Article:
"The limits of proper argument" is a phrase I use to describe a topic we cover in class related to whether there should consequences for what attorneys say at trial. Mike Frisch of The Legal Profession Blog reports today that the Kansas Supreme Court has added a new case on this subject.
In a case called State of Kansas v Decker, available here, the Court held that even though the prosecutor exceeded the limits of approved rhetoric, his misconduct "did not rise to the level of being so gross and flagrant as to constitute plain error."
Judge for yourself. During his closing argument in a felony murder trial, the prosecutor stated:
"They [are] saying that Brandi shook the baby when? She shook the baby that night while she's in there feeding her putting her to bed, is that what they want you to believe? They are saying that there's a reasonable doubt about that, that you don't know who did it. Well, you do when you look at all the evidence. And another thing is he's no longer presumed innocent. Case is in. Evidence is in. At this point based on everything that we've proved, he's guilty." (Emphasis added.)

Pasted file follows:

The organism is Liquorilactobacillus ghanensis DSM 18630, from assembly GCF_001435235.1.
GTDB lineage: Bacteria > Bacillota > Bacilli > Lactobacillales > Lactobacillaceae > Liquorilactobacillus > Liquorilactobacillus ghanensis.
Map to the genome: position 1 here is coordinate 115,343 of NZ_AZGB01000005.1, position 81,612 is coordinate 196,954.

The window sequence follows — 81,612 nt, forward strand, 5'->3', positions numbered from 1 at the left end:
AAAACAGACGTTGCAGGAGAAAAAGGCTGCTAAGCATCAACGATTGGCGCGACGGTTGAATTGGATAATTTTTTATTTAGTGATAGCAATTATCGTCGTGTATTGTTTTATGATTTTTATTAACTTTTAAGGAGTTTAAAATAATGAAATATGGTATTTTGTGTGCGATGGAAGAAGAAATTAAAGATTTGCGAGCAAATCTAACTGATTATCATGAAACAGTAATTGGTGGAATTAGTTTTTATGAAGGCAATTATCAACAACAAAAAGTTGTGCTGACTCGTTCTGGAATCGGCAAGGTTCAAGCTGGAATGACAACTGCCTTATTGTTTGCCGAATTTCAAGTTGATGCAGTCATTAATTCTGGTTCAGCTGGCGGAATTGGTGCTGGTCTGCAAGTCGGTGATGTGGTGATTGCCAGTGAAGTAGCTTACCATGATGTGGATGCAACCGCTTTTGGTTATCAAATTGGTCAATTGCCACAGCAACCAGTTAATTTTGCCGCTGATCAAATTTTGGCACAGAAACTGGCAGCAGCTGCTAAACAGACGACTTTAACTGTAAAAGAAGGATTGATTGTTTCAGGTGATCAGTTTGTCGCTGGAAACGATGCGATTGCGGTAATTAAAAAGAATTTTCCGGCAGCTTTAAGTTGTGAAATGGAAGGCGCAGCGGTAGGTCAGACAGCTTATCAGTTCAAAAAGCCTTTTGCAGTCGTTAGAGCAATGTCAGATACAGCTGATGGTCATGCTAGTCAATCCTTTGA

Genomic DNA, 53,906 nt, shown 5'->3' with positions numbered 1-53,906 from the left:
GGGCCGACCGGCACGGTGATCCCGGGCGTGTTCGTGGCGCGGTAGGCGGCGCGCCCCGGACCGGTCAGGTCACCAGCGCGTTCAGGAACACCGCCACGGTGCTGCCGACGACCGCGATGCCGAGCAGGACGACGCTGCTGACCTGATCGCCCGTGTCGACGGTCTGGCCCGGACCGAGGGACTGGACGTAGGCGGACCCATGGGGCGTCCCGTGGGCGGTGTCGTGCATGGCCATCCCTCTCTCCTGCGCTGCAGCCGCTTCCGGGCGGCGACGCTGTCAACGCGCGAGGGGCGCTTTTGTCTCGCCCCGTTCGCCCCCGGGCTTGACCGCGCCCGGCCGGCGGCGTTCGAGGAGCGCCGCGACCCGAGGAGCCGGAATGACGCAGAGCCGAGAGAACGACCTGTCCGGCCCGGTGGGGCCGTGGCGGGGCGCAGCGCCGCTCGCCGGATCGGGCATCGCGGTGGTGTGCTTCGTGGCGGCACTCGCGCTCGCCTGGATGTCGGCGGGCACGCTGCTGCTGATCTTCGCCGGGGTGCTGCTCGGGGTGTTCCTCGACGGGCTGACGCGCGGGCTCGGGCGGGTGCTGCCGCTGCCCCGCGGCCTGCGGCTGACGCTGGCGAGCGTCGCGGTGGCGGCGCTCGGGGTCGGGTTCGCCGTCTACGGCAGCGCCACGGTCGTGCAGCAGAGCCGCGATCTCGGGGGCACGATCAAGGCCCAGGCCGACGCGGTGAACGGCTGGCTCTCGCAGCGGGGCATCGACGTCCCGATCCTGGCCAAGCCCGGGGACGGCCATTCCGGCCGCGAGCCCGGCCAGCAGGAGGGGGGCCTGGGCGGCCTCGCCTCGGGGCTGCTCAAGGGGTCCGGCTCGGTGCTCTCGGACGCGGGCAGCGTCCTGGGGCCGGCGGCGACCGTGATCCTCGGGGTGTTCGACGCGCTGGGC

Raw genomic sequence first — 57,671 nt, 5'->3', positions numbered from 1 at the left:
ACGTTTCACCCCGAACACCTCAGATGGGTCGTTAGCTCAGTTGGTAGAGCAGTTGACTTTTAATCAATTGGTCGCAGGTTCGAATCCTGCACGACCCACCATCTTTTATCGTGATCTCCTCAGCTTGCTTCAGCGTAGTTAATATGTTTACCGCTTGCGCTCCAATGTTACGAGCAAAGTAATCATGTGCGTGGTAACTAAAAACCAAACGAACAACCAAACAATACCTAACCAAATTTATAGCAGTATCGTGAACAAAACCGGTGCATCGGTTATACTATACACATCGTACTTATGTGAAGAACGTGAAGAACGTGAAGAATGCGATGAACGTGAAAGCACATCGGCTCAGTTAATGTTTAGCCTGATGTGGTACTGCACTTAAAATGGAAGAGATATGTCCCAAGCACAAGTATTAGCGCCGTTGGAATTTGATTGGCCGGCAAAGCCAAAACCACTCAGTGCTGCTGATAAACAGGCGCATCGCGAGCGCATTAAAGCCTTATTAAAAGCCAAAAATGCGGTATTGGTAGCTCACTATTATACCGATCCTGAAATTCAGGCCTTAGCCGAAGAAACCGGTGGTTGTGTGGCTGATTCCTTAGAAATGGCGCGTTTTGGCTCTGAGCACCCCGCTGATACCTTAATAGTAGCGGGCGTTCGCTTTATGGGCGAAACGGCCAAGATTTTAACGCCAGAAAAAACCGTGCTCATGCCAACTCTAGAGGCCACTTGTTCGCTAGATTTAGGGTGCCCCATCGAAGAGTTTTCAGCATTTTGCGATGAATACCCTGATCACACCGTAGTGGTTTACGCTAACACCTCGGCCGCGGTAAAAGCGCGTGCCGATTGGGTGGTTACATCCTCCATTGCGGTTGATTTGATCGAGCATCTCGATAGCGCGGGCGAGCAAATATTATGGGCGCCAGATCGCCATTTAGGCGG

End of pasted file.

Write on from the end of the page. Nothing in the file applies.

The Court concluded that "[i]t does appear that the prosecutor was attempting to convey that the State had overcome the presumption of innocence by "everything that [it] proved." We see no manifestation of ill will. . . . The comment likely had little weight in the minds of the jurors, and we find that the error was harmless." The court rejected a number of other contentions and affirmed the conviction.
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